On Pearl Harbor Day, the U.S. canned tuna industry was located almost exclusively in Southern California, and canners received most of their tuna from “baitboats”. Fishermen on these boats chum live bait (sardines, anchovies) to attract the tunas into a feeding frenzy and then rig bamboo poles to pull the hooked tunas aboard. Dating from 1924, a fleet of large “baitboats” was developed and became known as “Tuna Clippers”. These large ships, equipped with powerful diesel engines and newly developed brine refrigeration, fished for tunas found migrating thousands of miles from San Diego on trips of 90 days or more. During the 1930s, this San Diego high seas fleet was studied by the U.S. Navy, resulting in wartime plans that included the conversion of Tuna Clippers to minesweepers.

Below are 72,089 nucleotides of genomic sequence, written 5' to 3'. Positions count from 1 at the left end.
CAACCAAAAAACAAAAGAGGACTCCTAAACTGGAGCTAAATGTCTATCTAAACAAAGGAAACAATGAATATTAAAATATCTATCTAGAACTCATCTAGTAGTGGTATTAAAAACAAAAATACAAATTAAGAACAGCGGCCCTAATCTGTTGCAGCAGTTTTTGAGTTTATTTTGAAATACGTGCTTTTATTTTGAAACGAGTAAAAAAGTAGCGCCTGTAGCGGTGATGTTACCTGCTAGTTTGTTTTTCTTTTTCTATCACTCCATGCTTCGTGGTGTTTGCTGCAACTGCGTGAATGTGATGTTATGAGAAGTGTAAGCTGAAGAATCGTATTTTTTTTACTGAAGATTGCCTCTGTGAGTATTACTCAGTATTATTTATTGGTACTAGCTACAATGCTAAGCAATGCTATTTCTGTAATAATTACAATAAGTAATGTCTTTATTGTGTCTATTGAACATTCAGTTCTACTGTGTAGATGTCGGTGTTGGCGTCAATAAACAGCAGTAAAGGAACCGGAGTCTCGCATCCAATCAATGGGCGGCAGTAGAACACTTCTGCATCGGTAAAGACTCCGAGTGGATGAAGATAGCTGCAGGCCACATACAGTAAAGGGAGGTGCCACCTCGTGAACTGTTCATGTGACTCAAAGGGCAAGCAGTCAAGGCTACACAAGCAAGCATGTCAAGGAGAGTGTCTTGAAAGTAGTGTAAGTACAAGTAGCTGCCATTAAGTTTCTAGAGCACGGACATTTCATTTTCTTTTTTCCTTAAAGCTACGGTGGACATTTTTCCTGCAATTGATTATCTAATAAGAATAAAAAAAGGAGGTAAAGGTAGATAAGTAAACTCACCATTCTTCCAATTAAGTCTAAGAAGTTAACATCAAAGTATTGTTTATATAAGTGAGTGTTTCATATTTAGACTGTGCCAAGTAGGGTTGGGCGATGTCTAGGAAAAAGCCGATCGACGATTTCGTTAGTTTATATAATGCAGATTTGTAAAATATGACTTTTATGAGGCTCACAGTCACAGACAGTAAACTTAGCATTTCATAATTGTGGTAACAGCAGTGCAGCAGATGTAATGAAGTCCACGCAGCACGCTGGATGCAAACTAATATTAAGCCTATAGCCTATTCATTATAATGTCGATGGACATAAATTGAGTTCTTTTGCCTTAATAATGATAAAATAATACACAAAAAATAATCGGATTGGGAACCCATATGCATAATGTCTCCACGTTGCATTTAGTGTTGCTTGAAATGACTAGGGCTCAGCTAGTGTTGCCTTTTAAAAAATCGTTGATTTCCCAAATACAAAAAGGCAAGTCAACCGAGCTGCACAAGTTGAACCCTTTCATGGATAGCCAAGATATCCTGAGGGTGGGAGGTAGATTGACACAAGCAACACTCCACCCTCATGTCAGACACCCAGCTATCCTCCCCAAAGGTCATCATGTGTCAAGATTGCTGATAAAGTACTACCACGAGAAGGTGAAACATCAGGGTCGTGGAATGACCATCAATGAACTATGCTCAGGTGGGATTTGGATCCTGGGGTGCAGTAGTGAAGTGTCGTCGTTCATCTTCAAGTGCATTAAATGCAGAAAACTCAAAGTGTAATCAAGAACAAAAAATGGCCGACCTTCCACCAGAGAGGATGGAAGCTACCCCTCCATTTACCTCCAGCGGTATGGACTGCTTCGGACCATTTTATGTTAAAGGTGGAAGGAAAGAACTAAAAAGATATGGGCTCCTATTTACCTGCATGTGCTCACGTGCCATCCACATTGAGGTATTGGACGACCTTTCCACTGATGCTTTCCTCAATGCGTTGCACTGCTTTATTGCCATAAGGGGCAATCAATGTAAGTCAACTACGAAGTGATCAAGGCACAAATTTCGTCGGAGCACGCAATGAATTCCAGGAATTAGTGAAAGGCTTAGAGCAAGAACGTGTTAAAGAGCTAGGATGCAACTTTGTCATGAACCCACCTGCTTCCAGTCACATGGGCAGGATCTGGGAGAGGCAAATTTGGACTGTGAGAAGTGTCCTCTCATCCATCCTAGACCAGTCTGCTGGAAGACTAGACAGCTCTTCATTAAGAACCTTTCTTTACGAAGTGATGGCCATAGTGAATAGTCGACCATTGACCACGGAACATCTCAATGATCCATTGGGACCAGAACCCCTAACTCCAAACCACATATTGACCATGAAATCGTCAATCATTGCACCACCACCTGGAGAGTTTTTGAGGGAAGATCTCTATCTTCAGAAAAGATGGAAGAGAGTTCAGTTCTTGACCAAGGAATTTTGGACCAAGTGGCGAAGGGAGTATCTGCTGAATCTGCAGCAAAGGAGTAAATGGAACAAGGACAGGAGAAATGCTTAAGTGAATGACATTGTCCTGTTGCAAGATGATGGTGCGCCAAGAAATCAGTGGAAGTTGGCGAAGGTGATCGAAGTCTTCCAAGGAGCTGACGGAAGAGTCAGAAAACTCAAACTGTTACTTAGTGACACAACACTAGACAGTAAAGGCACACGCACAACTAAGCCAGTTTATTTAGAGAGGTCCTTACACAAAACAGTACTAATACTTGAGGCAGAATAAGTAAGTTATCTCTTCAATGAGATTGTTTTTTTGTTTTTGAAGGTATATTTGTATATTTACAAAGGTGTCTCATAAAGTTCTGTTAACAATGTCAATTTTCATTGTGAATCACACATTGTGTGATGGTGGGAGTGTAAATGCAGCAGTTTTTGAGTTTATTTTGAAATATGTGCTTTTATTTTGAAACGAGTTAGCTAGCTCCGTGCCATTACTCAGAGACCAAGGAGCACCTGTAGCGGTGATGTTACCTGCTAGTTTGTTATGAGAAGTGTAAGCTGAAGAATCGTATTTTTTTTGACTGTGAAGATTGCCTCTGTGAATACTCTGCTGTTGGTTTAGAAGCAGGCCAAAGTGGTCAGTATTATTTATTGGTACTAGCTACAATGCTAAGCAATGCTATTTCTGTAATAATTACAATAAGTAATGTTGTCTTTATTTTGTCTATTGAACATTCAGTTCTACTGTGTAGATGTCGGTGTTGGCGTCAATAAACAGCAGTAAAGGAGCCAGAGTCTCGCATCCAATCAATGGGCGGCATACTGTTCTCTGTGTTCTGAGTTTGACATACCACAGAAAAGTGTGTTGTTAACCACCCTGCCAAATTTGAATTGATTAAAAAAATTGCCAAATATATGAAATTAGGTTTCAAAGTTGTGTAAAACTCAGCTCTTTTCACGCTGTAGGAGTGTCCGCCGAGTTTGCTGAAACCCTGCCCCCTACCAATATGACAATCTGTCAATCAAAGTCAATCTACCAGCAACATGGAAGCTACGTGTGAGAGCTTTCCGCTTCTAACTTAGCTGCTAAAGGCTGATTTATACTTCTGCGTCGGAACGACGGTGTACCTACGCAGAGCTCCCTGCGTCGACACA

At the time Pearl Harbor was attacked, there were 90 vessels in the California baitboat fleet, including 76 Tuna Clippers plus 3 under construction. The 49 Tuna Clippers taken by the Navy and 3 by the Army represented about 55% of the fish carrying capacity of the entire baitboat fleet.

Tuna Fleet Service, World War II plaque
divider bar

The second USS San Diego (CL-53) was an Atlanta-class light cruiser of the United States Navy, commissioned just after the US entry into World War II, and active throughout the Pacific theater. Armed with 16 5-inch/38 cal DP anti-aircraft guns and 16 Bofors 40 mm AA guns, the Atlanta-class cruisers had the heaviest anti-aircraft broadside of any warship of World War II.

San Diego was the second most decorated US ship of World War II, being awarded 18 battle stars, and was the first major Allied warship to enter Tokyo Bay after the surrender of Japan. Decommissioned in 1946, the ship was sold for scrapping in December 1960.